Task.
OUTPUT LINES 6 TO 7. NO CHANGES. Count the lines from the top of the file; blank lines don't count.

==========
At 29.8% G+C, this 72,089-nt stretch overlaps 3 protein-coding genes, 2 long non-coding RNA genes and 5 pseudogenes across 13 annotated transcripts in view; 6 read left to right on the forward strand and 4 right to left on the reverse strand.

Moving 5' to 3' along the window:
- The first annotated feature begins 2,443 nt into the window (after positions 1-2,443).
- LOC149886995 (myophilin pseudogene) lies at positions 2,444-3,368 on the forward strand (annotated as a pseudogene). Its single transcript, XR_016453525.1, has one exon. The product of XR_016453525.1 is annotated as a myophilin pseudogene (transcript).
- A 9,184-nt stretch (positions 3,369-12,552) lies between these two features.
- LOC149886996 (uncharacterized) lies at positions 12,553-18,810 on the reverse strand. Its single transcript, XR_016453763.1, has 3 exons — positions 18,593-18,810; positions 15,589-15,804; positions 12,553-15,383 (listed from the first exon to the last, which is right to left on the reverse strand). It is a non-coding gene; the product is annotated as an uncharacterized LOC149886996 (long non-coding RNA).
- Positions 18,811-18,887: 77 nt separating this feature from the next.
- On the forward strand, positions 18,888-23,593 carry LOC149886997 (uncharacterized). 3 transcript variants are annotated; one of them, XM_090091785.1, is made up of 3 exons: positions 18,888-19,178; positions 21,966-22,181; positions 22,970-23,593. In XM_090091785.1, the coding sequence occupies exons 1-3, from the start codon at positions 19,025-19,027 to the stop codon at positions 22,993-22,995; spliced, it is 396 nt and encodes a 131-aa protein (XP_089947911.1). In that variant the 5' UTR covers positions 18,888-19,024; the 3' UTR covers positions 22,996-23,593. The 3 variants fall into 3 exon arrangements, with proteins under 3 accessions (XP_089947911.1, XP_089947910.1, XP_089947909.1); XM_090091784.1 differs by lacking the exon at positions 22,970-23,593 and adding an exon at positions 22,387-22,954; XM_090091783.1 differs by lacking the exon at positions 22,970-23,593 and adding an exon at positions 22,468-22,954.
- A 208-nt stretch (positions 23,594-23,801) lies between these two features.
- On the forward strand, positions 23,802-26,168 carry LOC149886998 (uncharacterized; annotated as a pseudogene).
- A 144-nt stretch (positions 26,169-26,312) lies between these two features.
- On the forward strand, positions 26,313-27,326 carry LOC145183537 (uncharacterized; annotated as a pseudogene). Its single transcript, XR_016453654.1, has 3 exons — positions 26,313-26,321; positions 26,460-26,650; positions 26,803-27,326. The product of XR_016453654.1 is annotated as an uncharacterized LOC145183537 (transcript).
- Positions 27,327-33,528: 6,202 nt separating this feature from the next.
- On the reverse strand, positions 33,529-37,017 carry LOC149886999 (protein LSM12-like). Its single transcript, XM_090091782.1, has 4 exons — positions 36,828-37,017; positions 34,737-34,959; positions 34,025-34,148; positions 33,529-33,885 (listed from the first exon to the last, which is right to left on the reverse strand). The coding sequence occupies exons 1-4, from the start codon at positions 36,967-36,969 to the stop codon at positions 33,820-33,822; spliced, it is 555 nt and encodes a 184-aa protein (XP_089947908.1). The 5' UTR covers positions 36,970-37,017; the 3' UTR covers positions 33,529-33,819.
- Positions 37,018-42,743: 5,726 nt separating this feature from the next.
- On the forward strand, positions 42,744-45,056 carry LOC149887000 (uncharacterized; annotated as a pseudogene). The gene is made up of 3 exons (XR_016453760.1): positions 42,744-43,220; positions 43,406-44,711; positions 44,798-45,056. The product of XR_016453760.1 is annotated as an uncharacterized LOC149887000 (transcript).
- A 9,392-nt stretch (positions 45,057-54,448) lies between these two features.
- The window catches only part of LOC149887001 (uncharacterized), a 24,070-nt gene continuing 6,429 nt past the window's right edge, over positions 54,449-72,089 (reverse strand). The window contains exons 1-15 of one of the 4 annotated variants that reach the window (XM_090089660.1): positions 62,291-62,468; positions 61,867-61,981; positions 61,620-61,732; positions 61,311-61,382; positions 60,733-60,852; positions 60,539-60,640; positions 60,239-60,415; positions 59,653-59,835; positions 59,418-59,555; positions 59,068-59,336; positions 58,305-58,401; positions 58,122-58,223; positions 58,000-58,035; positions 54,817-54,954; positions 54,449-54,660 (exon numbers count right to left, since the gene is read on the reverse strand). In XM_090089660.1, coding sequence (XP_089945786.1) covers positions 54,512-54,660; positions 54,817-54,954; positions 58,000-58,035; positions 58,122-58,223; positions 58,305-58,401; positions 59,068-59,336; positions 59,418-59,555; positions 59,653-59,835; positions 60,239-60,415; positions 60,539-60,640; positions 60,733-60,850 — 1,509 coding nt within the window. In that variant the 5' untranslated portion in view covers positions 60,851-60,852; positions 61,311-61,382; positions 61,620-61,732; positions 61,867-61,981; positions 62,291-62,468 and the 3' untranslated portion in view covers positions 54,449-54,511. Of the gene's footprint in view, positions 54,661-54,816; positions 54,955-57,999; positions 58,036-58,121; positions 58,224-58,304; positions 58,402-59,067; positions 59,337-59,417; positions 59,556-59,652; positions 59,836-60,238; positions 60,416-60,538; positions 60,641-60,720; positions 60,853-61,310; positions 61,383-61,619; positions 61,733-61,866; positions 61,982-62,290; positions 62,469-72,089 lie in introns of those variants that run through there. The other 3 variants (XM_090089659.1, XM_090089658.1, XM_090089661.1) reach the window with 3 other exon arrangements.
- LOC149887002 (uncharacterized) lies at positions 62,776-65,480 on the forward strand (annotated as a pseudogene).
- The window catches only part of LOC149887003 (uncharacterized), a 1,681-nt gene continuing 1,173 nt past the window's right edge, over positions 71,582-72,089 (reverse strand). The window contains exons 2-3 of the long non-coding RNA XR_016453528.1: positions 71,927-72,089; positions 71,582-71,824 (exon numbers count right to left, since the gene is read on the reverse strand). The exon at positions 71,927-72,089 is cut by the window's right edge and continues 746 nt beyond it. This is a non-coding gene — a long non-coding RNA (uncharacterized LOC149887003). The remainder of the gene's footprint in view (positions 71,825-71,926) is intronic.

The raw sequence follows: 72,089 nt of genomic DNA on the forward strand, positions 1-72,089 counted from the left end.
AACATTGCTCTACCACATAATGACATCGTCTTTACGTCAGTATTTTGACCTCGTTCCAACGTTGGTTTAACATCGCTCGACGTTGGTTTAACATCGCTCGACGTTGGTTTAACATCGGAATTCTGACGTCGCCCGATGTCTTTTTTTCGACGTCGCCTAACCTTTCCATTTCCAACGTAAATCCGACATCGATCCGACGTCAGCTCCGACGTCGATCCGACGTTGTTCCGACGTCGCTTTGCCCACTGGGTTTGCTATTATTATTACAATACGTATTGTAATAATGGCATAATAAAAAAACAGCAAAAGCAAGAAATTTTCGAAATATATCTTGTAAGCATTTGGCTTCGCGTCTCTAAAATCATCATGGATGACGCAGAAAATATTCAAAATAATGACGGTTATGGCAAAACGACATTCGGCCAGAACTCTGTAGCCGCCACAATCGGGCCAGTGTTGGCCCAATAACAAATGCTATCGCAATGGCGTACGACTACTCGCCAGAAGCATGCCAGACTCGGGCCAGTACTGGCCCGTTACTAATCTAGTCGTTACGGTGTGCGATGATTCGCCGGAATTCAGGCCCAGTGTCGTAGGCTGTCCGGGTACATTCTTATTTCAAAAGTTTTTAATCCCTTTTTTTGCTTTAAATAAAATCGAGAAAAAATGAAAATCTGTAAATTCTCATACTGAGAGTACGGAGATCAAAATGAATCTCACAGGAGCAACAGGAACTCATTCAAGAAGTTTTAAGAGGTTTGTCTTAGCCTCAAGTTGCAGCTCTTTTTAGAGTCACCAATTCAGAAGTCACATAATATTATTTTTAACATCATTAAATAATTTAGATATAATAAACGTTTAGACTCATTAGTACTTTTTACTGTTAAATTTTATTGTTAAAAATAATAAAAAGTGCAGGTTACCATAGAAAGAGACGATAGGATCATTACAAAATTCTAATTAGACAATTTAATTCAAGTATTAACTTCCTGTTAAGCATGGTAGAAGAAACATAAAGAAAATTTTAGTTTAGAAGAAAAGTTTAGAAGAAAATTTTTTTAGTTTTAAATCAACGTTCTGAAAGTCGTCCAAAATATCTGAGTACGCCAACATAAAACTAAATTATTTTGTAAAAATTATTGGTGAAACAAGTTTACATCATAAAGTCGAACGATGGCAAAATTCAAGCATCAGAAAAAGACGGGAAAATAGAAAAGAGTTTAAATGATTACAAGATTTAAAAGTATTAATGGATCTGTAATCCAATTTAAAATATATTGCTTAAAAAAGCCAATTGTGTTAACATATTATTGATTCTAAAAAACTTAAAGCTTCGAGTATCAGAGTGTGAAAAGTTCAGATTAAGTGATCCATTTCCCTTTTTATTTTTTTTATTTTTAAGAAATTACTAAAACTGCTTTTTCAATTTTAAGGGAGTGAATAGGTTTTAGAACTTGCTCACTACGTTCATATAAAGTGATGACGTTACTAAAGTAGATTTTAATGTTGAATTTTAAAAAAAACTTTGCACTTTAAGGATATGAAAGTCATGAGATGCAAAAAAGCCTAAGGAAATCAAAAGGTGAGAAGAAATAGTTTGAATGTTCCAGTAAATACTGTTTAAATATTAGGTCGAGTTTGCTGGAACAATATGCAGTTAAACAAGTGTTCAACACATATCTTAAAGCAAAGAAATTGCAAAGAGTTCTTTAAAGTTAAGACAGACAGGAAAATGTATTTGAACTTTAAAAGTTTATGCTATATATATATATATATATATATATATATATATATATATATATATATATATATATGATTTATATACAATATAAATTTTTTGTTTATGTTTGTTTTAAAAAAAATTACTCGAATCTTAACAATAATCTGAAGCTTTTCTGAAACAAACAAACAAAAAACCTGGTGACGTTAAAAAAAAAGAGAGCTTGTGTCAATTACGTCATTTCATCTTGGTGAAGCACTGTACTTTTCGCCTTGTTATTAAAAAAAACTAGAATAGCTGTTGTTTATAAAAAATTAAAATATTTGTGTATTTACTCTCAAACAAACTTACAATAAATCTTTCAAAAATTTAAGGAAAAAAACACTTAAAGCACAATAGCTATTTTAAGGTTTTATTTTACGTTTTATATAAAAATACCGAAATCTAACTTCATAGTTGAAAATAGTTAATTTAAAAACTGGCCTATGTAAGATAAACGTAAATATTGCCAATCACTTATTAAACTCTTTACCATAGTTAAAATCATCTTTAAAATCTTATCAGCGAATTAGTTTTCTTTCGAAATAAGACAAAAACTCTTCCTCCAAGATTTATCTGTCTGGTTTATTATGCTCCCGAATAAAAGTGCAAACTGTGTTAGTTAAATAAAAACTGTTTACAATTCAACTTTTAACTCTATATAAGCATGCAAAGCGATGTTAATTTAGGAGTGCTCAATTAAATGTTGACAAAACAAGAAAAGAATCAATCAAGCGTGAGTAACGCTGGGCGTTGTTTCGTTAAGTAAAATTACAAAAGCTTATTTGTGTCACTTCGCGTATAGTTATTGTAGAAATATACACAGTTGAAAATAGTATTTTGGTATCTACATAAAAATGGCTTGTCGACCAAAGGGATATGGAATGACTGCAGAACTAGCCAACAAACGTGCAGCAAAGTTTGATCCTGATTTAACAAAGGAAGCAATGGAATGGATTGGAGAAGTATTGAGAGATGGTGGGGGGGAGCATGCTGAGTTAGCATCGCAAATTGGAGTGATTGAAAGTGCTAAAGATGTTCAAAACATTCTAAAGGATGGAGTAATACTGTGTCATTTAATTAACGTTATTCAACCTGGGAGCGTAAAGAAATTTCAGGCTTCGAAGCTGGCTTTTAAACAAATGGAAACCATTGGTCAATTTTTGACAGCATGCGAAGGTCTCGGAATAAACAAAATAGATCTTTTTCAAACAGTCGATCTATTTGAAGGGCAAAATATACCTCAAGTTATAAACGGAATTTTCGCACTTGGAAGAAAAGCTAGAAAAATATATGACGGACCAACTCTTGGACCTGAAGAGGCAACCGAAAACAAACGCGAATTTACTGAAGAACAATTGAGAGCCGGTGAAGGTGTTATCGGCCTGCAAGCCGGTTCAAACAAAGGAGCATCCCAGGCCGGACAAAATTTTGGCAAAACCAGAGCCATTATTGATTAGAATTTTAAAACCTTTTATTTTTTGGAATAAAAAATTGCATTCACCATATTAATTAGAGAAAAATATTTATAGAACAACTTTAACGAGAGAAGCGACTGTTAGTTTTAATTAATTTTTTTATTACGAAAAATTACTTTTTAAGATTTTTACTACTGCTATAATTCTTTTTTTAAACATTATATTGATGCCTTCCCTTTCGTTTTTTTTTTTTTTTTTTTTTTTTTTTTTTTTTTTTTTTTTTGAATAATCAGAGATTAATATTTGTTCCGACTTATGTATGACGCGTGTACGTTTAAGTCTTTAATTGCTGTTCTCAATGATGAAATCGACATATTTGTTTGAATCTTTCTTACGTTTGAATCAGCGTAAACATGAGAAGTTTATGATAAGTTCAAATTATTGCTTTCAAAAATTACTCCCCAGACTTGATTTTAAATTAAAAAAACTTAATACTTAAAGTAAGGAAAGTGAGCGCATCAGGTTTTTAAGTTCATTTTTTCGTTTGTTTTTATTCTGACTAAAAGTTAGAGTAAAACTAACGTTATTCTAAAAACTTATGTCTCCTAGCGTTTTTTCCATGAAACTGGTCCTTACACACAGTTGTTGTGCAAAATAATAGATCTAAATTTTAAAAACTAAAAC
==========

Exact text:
- LOC149886996 (uncharacterized) lies at positions 12,553-18,810 on the reverse strand. Its single transcript, XR_016453763.1, has 3 exons — positions 18,593-18,810; positions 15,589-15,804; positions 12,553-15,383 (listed from the first exon to the last, which is right to left on the reverse strand). It is a non-coding gene; the product is annotated as an uncharacterized LOC149886996 (long non-coding RNA).
- Positions 18,811-18,887: 77 nt separating this feature from the next.